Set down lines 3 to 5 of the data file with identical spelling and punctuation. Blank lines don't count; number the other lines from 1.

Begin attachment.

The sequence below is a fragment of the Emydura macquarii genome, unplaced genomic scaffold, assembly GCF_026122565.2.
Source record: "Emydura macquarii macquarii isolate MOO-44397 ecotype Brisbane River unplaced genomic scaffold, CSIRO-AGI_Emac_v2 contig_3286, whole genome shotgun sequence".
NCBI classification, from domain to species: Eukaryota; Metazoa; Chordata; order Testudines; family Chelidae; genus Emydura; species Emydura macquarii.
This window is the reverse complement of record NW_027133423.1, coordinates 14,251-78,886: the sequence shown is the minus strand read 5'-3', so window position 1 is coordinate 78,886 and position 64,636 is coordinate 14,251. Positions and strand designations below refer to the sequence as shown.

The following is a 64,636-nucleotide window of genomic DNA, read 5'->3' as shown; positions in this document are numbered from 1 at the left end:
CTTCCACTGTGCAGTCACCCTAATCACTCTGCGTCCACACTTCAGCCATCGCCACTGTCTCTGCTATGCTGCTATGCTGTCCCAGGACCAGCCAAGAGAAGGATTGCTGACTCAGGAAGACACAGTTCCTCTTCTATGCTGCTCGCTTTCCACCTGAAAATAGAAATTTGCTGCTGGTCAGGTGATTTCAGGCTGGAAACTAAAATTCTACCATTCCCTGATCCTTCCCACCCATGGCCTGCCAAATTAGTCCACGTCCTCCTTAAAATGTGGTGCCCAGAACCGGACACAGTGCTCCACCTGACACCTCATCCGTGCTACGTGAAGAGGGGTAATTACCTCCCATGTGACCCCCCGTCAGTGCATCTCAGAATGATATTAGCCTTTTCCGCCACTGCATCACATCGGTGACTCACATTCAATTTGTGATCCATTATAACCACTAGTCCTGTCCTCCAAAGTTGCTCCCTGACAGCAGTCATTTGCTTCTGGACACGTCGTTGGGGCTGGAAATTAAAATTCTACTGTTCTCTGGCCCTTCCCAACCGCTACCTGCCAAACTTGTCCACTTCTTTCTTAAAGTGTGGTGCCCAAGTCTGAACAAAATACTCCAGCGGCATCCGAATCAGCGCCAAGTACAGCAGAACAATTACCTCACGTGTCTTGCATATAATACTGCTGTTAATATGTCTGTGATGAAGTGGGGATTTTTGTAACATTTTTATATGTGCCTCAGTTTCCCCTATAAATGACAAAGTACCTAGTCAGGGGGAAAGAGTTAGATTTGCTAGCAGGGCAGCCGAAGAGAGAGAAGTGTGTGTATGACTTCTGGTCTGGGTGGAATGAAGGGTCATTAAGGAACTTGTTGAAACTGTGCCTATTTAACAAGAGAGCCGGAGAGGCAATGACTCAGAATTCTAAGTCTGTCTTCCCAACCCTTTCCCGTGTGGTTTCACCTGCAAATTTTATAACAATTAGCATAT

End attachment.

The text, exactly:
NCBI classification, from domain to species: Eukaryota; Metazoa; Chordata; order Testudines; family Chelidae; genus Emydura; species Emydura macquarii.
This window is the reverse complement of record NW_027133423.1, coordinates 14,251-78,886: the sequence shown is the minus strand read 5'-3', so window position 1 is coordinate 78,886 and position 64,636 is coordinate 14,251. Positions and strand designations below refer to the sequence as shown.

The following is a 64,636-nucleotide window of genomic DNA, read 5'->3' as shown; positions in this document are numbered from 1 at the left end: